Also a big thank you to the people of CDA. The people on the course, the volunteers and so many spectators who cheered us all on (for hours, in my case).
Not to make this into a Hollywood acceptance speech; but thanks also to Stef and RBR along with her gaggle of friends. Stef rushed to support me when I lost my wetsuit the DAY BEFORE the race! She was quick with a kind word and advice. Once RBR found out, you would have thought I called in the national guard! Within seconds she was calling the expo, contacting the local sport stores. Within minutes she had mobilized her friends and had wetsuits lined up waiting for me. I seriously think that within 30 minutes, she had 2-3 suits waiting in different sizes and shapes!! Somewhere there is a politician looking for her mobilization skills!
Finally, I need to say a HUGE thank you to my wife, who stood outside in the rain and the cold cheering me on. She was there to support me when I was thrilled to be racing and when I was miserable and done racing. She stood out there and took care of a 3 week old child (who stayed properly bundled up and was warm and toasty the whole time). I may be an Ironman, but she has earned new levels of spectathlete-ism. There are not enough words to say how grateful I am.
I've been sitting on this race report for a while. I have had complete novels of this rolling around since the race was midway done, but every version was the epitome of a bitter ungrateful brat! I was in a bad place mentally and the only thing that would have come out of me was bitterness, bile and BS.
You deserve better than that. I deserve better than that! So I've waited. I am not sure I'm ready to be fully mature yet, but I can try. I know that in 2 months from now this will be stupid; in 1 year it'll be meaningless and in 5 years this will all be forgotten. My IM experience will have only been a brief paragraph in the novel of my life. Why stress??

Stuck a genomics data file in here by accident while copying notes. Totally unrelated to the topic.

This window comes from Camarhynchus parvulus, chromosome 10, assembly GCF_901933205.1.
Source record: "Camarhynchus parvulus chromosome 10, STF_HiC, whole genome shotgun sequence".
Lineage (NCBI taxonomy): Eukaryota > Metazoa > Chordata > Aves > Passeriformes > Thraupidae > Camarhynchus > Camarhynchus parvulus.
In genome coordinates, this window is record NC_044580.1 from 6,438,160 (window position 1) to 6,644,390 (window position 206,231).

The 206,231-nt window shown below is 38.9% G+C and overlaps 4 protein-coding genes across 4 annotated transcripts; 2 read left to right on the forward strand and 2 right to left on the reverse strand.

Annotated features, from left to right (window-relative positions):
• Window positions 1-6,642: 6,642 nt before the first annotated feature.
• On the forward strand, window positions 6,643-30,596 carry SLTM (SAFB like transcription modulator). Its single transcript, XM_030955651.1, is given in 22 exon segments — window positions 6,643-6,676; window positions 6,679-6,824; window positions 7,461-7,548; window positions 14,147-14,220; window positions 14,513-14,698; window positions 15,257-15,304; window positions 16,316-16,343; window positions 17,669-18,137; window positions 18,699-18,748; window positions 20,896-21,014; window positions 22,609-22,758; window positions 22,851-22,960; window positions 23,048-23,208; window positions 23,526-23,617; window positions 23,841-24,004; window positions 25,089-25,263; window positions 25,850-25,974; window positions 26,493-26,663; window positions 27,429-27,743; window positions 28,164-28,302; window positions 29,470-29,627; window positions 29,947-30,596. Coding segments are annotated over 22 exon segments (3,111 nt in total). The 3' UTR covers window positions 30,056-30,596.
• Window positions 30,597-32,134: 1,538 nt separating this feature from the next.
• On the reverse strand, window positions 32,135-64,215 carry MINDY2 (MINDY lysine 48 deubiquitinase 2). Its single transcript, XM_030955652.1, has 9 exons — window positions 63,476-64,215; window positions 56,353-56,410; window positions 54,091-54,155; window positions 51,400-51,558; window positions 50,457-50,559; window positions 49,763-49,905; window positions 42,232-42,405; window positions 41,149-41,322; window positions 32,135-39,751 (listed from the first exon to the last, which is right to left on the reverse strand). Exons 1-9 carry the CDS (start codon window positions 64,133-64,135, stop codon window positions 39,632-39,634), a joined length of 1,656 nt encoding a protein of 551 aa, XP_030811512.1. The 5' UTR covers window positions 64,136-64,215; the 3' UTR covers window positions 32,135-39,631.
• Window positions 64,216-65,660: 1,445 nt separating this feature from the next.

Which brings me to my point. I did it! I am a Ironman!! It may not have been pretty but I got it done. I conquered the impossible! Which what my original goal was. When I started this IM adventure, I sought to prove that anything is possible. If I can do it, then anyone can.
Before, during and now afterwards I would hear people say they could never do an Ironman. They put Ironman at some great high pedestal. Unreachable except by those god like men. Only those blessed with natural talent and washboard abs could do an Ironman.
Well, I am here to tell you that I don't have natural talent and I sure as heck don't have washboard abs, but I got it done. I can't run 8 min/miles, but I got it done. My body may have failed me at mile 50 on the bike, but I got it done.
And I wasn't the only one. We had a huge amount of people do this for the first time, and they got it done.
We have proved that nothing is impossible. My dear friend RBR had trouble out there but and was not allowed to finish, but never once did she think that the distance is too much or that it was impossible to do. She was ready, her body was ready. She can do the distance, she knows that she can do the impossible.
And you can too.
I started the whole experience with a wild roller coaster of emotions that never ended.
As I said before, the day before the race, I lost my suit. I had gone out for a test swim and was letting the suit air dry on the car. I had finished packing my Transition bags and we headed off to drop of the bike/bags at the expo.
It wasn't until we had done all that and driven half the course when I realized that the wetsuit was still drying on the top of the truck. Correction it had been on the top of the truck now however, it was probably somewhere in the middle of the road lost somewhere between home, the expo and here(the middle of nowhere).